*MR. JOHNSTON (Belfast, S.)

I beg to express my hearty concurrence with the principle of the Bill, and I trust that Her Majesty's Government will see their way to support the Second Reading, and refer it either to a Select Committee or to a Grand Committee. The principle of this Bill of extending outdoor relief to the deserving poor has already largely been adopted in Ireland. During the week ending 20th March 1898, some 77,000 persons were receiving outdoor relief, out of a total number of 123,000 receiving poor law relief. The only objection I have to the Bill is that it proposes to leave out Scotland and Ireland from its benefits. I trust that the promoters of the Bill will give this matter their serious consideration, and if it passes the Second Reading, that they will permit Ireland at least—Scotland can take care of itself—to receive the benefits of the scheme. I regretted to hear the right honourable Member for Oxford University, who specially represents the Church in this House, opposing the Second Reading of the Bill. I believe that to Christianity is largely due the consideration we have for the aged poor, and I trust that those who profess Christianity in this House, and who represent the Church of England, will not be found in the Lobby against the Bill. I do not intend to take up the time of the House, which is very valuable to-day, but I express my hearty concurrence with the principles of the Bill, and hope that it will be extended to Ireland.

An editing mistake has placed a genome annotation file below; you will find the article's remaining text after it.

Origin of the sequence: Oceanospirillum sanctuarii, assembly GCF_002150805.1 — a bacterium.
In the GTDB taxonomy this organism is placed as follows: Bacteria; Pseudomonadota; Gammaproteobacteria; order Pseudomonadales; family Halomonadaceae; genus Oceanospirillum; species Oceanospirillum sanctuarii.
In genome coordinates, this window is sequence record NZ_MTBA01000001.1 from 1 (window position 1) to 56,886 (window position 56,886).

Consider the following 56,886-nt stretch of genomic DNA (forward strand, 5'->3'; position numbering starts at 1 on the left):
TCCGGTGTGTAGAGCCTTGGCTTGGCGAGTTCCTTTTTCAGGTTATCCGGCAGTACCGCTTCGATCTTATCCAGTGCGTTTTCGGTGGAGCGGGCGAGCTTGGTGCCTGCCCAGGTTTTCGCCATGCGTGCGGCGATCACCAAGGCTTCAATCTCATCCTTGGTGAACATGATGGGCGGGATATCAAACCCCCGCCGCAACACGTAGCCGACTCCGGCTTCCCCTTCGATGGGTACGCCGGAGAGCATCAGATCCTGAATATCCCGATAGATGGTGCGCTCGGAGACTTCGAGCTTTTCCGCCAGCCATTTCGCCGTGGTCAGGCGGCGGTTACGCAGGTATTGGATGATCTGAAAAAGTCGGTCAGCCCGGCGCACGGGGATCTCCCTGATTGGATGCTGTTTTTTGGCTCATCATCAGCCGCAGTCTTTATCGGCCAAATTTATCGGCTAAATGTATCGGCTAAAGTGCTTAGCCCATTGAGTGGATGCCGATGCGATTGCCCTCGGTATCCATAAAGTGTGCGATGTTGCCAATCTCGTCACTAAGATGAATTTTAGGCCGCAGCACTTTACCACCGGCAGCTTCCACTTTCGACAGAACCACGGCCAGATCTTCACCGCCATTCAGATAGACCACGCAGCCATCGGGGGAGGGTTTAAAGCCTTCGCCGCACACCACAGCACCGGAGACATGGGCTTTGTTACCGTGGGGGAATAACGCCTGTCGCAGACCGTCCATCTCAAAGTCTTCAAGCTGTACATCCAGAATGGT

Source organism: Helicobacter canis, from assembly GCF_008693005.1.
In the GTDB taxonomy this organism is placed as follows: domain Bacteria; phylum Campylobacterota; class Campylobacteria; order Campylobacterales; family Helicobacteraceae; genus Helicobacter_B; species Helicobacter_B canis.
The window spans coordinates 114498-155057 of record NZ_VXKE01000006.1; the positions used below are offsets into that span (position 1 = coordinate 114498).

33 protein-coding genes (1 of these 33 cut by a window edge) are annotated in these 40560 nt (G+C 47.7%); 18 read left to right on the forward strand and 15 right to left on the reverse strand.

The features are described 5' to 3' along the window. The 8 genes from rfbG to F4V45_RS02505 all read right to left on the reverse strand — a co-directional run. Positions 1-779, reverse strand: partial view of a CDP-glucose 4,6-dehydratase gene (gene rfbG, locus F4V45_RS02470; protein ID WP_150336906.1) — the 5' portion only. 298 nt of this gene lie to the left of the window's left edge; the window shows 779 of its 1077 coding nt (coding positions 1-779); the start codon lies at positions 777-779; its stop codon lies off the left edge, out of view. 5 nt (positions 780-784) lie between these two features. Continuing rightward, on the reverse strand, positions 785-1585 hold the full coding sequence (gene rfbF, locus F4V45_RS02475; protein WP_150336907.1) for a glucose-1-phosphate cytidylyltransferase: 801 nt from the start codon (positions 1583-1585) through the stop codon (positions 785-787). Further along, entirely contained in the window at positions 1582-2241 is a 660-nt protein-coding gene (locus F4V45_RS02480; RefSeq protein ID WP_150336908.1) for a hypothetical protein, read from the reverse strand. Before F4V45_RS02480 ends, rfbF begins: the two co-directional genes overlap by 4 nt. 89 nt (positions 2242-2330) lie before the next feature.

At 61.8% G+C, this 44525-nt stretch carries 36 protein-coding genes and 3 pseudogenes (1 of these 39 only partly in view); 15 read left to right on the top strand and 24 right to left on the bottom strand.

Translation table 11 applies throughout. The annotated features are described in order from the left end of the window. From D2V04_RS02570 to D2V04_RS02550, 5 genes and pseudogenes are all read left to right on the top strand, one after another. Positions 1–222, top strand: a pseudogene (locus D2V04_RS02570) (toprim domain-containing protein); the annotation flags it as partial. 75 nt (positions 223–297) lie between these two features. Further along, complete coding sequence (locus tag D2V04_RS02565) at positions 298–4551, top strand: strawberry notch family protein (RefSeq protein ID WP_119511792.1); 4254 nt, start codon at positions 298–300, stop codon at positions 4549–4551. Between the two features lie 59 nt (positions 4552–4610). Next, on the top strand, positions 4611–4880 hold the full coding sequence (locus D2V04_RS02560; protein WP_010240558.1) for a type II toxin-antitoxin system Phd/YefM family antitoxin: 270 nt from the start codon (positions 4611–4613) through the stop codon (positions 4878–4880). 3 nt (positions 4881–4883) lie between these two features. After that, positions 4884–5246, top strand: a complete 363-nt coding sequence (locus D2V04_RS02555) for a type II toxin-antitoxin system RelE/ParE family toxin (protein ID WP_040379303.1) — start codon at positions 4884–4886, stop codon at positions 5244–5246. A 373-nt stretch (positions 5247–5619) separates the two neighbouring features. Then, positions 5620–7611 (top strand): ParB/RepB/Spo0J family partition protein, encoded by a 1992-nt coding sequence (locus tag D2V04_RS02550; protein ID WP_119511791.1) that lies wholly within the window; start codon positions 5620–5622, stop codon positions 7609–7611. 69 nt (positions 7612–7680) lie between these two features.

*MR. GODDARD (Ipswich)